"I know that's what I've got in the media and that's probably what's out there. If you look at any of those GAA discussions boards I'm sure I don't get a good send-off. But I'm content with what I gave to football, if I did my very best for Tyrone, I'm happy enough."

"No one is going to go through their whole life perfect. My football career will be remembered more for the off-the-ball stuff. At the end of the day I don't really care. I played county football to win and that's all I did. I just loved winning. It drove me too far sometimes."


In his defence, he claims that there were "five or six different players from different counties that were at the same, just not getting the same level of spotlight".

The game-face was the most important piece of his armoury in a career that dates back to 2000. It brought him to a different place, made him say and do things that were at odds with the street-face as Tyrone ditched convention and rejected reputations throughout a glorious decade.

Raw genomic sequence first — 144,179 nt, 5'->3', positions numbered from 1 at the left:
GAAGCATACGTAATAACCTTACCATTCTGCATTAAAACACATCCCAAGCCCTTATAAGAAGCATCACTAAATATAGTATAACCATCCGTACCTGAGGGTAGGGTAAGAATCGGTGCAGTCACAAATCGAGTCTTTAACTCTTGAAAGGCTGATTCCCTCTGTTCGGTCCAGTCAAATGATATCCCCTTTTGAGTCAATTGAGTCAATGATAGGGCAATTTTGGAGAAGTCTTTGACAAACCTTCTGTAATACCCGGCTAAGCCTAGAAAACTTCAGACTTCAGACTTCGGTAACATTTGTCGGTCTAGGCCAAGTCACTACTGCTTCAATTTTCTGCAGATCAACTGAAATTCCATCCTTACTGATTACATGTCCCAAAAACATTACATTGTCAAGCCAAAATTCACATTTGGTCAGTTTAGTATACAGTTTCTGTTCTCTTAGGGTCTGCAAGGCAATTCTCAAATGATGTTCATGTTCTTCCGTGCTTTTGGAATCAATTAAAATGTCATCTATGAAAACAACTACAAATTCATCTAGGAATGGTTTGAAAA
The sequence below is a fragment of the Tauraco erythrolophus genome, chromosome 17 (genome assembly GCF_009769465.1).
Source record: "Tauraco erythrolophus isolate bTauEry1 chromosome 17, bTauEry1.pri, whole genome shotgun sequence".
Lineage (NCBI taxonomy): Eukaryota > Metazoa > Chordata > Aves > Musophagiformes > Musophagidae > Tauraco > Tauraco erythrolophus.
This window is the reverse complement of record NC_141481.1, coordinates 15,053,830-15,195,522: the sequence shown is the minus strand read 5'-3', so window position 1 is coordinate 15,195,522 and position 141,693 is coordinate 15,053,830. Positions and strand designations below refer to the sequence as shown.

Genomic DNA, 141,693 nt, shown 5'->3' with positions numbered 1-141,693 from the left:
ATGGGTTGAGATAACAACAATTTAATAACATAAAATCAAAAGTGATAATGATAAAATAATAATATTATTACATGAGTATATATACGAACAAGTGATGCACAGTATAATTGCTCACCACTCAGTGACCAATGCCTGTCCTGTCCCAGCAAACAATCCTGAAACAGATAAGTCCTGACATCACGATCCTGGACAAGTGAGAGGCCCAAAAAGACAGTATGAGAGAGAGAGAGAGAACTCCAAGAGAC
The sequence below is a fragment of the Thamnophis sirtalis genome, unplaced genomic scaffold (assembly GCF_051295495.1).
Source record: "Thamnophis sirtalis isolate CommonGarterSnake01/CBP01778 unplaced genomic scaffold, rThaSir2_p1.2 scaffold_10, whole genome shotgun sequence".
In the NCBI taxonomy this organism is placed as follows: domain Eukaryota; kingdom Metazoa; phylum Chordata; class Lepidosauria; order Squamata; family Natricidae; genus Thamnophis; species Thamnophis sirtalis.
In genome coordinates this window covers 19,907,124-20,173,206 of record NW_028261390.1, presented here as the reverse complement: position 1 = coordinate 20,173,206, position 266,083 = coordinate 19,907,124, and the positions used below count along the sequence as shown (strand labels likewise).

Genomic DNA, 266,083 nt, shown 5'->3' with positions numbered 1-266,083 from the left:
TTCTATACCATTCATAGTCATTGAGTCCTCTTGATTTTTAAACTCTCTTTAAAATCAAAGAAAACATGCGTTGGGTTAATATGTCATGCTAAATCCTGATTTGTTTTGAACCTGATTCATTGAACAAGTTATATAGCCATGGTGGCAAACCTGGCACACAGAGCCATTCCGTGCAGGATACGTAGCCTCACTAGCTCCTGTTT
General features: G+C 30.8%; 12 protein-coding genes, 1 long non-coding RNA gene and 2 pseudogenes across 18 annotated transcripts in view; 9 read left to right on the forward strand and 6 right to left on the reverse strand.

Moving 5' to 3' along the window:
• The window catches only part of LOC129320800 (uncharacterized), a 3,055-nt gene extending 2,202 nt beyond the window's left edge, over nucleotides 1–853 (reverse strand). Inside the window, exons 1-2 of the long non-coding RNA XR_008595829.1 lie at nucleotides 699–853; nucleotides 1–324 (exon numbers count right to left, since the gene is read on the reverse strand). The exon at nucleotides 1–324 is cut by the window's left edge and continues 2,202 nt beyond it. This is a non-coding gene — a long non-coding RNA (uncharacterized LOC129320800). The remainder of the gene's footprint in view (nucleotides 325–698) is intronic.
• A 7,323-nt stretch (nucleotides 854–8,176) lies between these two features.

The conscientious husband and civil servant with the Department of Agriculture, renowned for his good company and dry wit, would never approve of some of the incidents he got immersed in.

"I know a lot of people think the way I act on the field is the way I act in life. If I did that, jaysus I'd be in Maghaberry! I'd be in jail. I couldn't do that," he laughs.

He's tried to do it differently, he's tried to be nice and conventional. But to little avail. "I tried it many times before, not getting myself up, not getting myself ready for it.

"It just didn't work. I knew myself that I always play better when I am on the edge. At the end of the day I was getting no thanks when we were getting beat and I didn't have that game-face on."